Skip to comments.Last Hurrahs for 5 Retiring Senate Chairmen (bums' rush: Dems hightailin' it outta Dodge City)
Posted on 01/16/2014 5:29:23 AM PST by Liz
EDITED TO AVOID BORING FREEPERS TO DEATH.....several stalwarts of the Democratic caucus write the final chapter in their Senate careers.....among the last connections to the Old Bulls w/ some 150 years of combined service.
Five top Democratic chairmen are now in their final year as senators. Armed Services Chairman Carl Levin of Michigan Levin, Tom Harkin of Iowa, Tim Johnson of South Dakota and Jay Rockefeller of West Virginia are set to depart when their terms expire. Finance Chairman Max Baucus, D-Mont., is expected to resign early to become the U.S. ambassador to China.
,.....the new Old Bulls are women. Budget Chairwoman Patty Murray of Washington and Appropriations Chairwoman Barbara A. Mikulski of Maryland have led their caucus in recent budget negotiations, and Sen. Debbie Stabenow of Michigan continues to lead efforts to complete a farm bill.
Republicans change committee leaders far more frequently, since their conference has six-year term limits for chairmen and ranking members, a point made by Senate Historian Emeritus Richard A. Baker.Baker, the co-author of The American Senate: An Insiders History, said that there have been numerous similar waves in the past, including in 1996.
Usually the rising chairmen and women also have been around awhile and, by virtue of their own seniority, ease the transitions, Baker said in an email. The obvious losers are the states represented by the departing chairs.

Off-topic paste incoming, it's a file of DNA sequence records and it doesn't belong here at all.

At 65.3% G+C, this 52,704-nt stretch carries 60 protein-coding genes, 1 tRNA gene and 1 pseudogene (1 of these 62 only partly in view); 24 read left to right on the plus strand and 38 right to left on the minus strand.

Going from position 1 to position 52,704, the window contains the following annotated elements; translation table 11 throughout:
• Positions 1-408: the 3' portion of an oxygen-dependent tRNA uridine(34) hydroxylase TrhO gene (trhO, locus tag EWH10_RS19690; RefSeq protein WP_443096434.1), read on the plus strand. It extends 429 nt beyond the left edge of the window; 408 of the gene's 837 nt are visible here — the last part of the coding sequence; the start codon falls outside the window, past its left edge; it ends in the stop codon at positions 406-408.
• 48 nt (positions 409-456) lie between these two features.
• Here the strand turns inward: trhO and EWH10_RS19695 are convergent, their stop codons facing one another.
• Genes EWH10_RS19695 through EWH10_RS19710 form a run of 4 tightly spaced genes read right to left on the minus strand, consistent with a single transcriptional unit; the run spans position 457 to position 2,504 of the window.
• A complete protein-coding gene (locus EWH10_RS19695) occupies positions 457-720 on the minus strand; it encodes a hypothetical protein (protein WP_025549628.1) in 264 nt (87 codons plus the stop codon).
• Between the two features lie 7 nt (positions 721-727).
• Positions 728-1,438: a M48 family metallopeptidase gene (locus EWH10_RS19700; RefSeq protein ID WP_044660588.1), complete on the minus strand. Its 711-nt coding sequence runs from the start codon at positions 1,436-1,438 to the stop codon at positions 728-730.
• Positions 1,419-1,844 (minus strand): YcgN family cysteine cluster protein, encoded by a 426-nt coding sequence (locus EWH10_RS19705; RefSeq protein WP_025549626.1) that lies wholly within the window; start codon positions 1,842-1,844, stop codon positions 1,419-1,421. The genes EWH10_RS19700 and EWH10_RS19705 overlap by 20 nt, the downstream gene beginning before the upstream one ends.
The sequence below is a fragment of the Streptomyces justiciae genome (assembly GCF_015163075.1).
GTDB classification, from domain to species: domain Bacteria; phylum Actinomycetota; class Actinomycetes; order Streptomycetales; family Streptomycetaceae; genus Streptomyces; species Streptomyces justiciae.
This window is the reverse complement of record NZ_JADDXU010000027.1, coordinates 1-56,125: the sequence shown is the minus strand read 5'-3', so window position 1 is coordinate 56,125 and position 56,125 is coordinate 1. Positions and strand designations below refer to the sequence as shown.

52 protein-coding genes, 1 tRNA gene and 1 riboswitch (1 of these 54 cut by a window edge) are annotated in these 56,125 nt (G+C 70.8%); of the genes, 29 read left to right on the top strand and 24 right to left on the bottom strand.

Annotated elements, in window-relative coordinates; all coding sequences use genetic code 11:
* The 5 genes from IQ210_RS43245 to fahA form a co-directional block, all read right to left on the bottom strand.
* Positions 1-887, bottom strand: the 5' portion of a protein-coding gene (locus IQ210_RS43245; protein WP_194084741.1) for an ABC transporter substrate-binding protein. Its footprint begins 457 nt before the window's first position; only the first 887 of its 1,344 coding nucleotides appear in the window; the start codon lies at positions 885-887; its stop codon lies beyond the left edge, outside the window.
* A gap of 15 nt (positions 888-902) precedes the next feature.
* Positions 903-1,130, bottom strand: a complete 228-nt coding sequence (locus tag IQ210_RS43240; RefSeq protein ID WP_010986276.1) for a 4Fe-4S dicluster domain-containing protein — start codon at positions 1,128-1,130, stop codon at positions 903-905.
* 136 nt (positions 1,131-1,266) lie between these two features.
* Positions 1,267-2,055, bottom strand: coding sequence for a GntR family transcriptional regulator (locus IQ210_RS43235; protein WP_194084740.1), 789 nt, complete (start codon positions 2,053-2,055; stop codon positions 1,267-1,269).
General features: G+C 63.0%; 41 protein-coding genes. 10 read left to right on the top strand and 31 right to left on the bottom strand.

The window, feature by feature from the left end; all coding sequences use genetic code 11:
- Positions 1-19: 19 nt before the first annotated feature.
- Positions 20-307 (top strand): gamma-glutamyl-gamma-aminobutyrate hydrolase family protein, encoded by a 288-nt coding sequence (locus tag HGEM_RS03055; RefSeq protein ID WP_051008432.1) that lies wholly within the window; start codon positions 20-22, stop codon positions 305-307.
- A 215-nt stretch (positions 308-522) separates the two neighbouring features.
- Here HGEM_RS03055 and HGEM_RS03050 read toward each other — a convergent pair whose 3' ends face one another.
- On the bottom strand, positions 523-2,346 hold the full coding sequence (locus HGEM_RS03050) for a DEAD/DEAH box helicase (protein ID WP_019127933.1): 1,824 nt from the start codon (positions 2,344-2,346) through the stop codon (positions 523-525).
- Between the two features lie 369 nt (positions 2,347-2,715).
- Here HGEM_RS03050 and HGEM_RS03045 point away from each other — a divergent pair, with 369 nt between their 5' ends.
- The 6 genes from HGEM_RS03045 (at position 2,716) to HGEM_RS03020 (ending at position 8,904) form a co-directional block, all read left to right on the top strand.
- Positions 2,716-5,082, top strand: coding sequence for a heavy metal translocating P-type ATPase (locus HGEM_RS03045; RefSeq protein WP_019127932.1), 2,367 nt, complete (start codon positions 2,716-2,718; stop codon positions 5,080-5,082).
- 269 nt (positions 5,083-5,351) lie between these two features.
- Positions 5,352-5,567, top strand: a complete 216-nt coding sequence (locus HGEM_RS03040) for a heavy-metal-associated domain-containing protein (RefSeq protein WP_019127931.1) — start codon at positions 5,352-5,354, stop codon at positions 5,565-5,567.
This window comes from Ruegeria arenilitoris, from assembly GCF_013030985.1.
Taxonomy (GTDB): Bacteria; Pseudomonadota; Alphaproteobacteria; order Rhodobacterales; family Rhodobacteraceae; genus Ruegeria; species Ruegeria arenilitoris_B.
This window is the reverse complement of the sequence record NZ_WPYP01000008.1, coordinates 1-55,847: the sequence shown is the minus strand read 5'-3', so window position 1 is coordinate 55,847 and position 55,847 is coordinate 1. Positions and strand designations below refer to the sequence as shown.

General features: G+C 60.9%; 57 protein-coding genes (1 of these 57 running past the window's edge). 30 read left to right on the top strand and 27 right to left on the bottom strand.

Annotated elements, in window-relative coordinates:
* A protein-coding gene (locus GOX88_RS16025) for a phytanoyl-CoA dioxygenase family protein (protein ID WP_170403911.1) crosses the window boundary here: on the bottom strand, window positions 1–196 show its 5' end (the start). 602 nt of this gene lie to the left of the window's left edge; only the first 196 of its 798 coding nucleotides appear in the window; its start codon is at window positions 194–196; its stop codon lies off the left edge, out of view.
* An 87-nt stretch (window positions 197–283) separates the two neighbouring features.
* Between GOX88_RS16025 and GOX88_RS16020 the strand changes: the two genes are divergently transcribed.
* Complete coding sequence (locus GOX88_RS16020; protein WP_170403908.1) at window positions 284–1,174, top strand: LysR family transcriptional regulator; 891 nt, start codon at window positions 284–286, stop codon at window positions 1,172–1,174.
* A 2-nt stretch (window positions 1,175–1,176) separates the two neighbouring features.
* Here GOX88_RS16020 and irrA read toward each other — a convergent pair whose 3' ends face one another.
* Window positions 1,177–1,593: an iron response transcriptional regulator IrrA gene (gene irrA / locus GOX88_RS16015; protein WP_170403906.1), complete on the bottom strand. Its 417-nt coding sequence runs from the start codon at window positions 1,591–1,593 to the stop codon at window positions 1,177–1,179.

Former Sen. Ted Kaufman, a longtime Senate aide who took the seat vacated by his former boss, Joseph R. Biden Jr. of Delaware, noted that in recent years theres been huge turnover in the chairman ranks. The good news is that I am very impressed with the newer members who will become chairs if the Democrats hold on to control of the senate. They are among the best that I have seen in my 40 years, Kaufman said. The bad news is that being chair is a very complex position, and because the Senate relies so much on precedent, institutional memory is very important. There will be a learning process.
What people constantly overlook is the fact that right underneath a bunch of us is a bunch of absolutely superbly trained people whore ready to take over, said Rockefeller, who was first elected in 1984. He called the prospective successors very, very good members, and so we lose a little experience but no knowledge and no fortitude.
Like Rockefeller at the Commerce Committee, his classmate Tom Harkin of Iowa will yield the gavel of the Health, Education, Labor and Pensions Committee. It represents opportunities for a lot of Democrats to move up and take positions of responsibility and leadership, so its a good thing, Harkin said. Its time to get younger people moving up the ladder.